April 12 was #EqualPayDay, highlighting the significant gender pay gap that still persists in this country. In Georgia, that pay gap is equivalent to nine months of rent or more than a year of groceries for a woman and her family.
Georgia women working full-time, year-round jobs earn $8,155 less than their male counterparts, slightly below the national average of $10,762 (although wages in Georgia, overall, are lower than the national average as well).
For women of color, the gap is even larger. According to data from the National Partnership for Women and Families, in Georgia, “African American women are paid 63 cents, Latinas are paid 48 cents and Asian women are paid 73 cents for every dollar paid to white, non-Hispanic men.”
That pay gap puts women — especially African American and Latina women — at risk for poverty. In Georgia, more than one-third of female-headed households fall below the poverty line.
The pay gap can only partially be explained by differences in occupation, industry, education and region; 38 percent of the wage gap is unexplained by these variables, with research suggesting that outright discrimination in pay and promotion continue to play a significant role.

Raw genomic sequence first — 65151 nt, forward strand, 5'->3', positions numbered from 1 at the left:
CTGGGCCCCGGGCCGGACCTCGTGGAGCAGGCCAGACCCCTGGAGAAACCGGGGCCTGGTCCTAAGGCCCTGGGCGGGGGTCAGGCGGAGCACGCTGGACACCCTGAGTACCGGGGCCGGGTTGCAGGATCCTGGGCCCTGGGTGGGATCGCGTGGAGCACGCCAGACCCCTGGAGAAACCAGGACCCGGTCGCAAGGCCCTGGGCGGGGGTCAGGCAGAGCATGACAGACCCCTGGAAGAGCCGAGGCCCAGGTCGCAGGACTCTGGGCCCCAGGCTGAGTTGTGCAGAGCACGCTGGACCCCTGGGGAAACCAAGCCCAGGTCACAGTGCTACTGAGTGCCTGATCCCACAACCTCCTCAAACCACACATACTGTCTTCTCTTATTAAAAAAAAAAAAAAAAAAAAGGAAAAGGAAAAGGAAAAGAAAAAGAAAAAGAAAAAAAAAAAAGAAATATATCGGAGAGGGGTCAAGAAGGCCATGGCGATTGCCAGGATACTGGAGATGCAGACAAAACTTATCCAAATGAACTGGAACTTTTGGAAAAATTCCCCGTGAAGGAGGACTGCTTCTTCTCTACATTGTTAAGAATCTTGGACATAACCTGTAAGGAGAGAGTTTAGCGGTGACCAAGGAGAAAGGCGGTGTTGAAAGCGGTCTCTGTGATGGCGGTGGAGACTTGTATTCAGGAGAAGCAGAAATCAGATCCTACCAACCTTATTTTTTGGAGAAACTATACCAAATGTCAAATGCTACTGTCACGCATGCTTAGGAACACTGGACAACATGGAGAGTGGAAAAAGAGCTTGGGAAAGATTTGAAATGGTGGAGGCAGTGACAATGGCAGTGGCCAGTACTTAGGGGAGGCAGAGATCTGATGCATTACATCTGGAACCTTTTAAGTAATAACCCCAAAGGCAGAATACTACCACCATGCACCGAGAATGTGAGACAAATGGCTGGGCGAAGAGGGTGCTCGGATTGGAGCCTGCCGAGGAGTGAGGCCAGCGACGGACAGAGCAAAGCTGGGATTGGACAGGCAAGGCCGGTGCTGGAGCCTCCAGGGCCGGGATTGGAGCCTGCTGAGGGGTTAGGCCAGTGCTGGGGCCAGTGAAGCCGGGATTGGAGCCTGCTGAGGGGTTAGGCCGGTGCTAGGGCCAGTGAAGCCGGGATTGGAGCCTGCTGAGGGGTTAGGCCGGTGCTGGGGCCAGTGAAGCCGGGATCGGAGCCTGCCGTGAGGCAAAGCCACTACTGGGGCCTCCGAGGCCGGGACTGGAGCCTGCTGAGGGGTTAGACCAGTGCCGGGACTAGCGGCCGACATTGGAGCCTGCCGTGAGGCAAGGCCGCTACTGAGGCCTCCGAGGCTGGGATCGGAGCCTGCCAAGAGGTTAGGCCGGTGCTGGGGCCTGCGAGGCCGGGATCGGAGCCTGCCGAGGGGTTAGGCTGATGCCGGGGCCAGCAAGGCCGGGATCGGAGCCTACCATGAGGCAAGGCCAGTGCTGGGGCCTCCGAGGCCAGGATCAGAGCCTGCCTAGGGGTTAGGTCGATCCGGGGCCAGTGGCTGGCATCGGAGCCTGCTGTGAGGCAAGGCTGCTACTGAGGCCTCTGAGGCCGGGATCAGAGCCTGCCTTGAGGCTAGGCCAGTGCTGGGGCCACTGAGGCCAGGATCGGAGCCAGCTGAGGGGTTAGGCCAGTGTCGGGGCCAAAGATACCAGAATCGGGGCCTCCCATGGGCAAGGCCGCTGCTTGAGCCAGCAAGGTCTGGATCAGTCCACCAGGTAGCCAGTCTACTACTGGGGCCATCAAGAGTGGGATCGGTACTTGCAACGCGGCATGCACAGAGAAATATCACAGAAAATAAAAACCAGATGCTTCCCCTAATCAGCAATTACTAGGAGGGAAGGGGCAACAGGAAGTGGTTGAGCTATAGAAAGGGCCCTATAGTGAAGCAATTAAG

While women are still more likely than men to end up in lower paying professions, gender pay gaps often persist within the same industry. Even in industries dominated by women — like nursing — men still make $5,100 more per year.
The data is compelling and impossible to ignore, and the implications for Georgia families are real.
Raising the minimum wage and improving family leave policy would both significantly impact this earnings gap. But multiple proposals in the Georgia House and Senate to address these issues were killed in committee during the most recent legislative session.
Raising the minimum wage would cost the state nothing. Even a modest increase to $10.10 would boost earnings for over half a million Georgia workers and their families, including 332,000 working women.
That’s 332,000 women who are better able to pay rent, buy groceries and visit the doctor. That’s 332,000 women paying down student debt or saving for retirement. That’s 332,000 women one step closer to breaking the cycle of poverty.
And don’t forget, that’s also 332,000 voters wondering who killed that legislation.